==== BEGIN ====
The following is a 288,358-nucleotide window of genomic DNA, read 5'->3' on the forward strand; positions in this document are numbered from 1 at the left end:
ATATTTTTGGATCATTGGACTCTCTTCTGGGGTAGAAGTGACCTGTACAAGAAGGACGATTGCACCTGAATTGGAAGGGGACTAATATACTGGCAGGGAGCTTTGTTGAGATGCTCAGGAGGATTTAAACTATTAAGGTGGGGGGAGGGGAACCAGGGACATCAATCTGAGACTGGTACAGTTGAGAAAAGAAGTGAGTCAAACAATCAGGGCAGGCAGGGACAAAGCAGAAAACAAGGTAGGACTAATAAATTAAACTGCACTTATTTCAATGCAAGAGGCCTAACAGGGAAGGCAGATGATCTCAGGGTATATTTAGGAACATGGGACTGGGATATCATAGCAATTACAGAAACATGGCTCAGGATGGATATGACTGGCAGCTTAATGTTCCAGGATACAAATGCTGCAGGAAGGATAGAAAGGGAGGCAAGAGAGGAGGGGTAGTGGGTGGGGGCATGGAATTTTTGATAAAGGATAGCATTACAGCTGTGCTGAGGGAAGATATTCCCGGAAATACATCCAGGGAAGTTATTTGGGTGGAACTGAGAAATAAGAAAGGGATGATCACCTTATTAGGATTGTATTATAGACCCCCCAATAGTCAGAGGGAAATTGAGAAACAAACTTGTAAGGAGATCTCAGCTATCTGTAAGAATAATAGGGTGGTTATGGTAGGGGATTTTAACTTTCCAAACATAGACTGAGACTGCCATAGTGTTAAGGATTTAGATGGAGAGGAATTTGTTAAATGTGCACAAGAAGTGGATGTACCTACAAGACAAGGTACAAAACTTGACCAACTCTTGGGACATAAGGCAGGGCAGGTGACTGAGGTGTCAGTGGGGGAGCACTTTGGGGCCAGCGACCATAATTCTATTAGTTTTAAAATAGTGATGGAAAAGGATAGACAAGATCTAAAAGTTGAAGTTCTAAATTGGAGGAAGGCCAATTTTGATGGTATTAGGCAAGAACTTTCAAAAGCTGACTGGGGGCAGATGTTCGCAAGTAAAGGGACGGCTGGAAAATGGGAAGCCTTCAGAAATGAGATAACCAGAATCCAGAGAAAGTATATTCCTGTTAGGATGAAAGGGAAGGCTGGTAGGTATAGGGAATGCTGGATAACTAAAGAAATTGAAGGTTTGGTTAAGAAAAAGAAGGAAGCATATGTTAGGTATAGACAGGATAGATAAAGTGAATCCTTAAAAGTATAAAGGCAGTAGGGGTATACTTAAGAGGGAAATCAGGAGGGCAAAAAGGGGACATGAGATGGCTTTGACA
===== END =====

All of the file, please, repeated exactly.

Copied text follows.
The following is a 288,358-nucleotide window of genomic DNA, read 5'->3' on the forward strand; positions in this document are numbered from 1 at the left end:
ATATTTTTGGATCATTGGACTCTCTTCTGGGGTAGAAGTGACCTGTACAAGAAGGACGATTGCACCTGAATTGGAAGGGGACTAATATACTGGCAGGGAGCTTTGTTGAGATGCTCAGGAGGATTTAAACTATTAAGGTGGGGGGAGGGGAACCAGGGACATCAATCTGAGACTGGTACAGTTGAGAAAAGAAGTGAGTCAAACAATCAGGGCAGGCAGGGACAAAGCAGAAAACAAGGTAGGACTAATAAATTAAACTGCACTTATTTCAATGCAAGAGGCCTAACAGGGAAGGCAGATGATCTCAGGGTATATTTAGGAACATGGGACTGGGATATCATAGCAATTACAGAAACATGGCTCAGGATGGATATGACTGGCAGCTTAATGTTCCAGGATACAAATGCTGCAGGAAGGATAGAAAGGGAGGCAAGAGAGGAGGGGTAGTGGGTGGGGGCATGGAATTTTTGATAAAGGATAGCATTACAGCTGTGCTGAGGGAAGATATTCCCGGAAATACATCCAGGGAAGTTATTTGGGTGGAACTGAGAAATAAGAAAGGGATGATCACCTTATTAGGATTGTATTATAGACCCCCCAATAGTCAGAGGGAAATTGAGAAACAAACTTGTAAGGAGATCTCAGCTATCTGTAAGAATAATAGGGTGGTTATGGTAGGGGATTTTAACTTTCCAAACATAGACTGAGACTGCCATAGTGTTAAGGATTTAGATGGAGAGGAATTTGTTAAATGTGCACAAGAAGTGGATGTACCTACAAGACAAGGTACAAAACTTGACCAACTCTTGGGACATAAGGCAGGGCAGGTGACTGAGGTGTCAGTGGGGGAGCACTTTGGGGCCAGCGACCATAATTCTATTAGTTTTAAAATAGTGATGGAAAAGGATAGACAAGATCTAAAAGTTGAAGTTCTAAATTGGAGGAAGGCCAATTTTGATGGTATTAGGCAAGAACTTTCAAAAGCTGACTGGGGGCAGATGTTCGCAAGTAAAGGGACGGCTGGAAAATGGGAAGCCTTCAGAAATGAGATAACCAGAATCCAGAGAAAGTATATTCCTGTTAGGATGAAAGGGAAGGCTGGTAGGTATAGGGAATGCTGGATAACTAAAGAAATTGAAGGTTTGGTTAAGAAAAAGAAGGAAGCATATGTTAGGTATAGACAGGATAGATAAAGTGAATCCTTAAAAGTATAAAGGCAGTAGGGGTATACTTAAGAGGGAAATCAGGAGGGCAAAAAGGGGACATGAGATGGCTTTGACA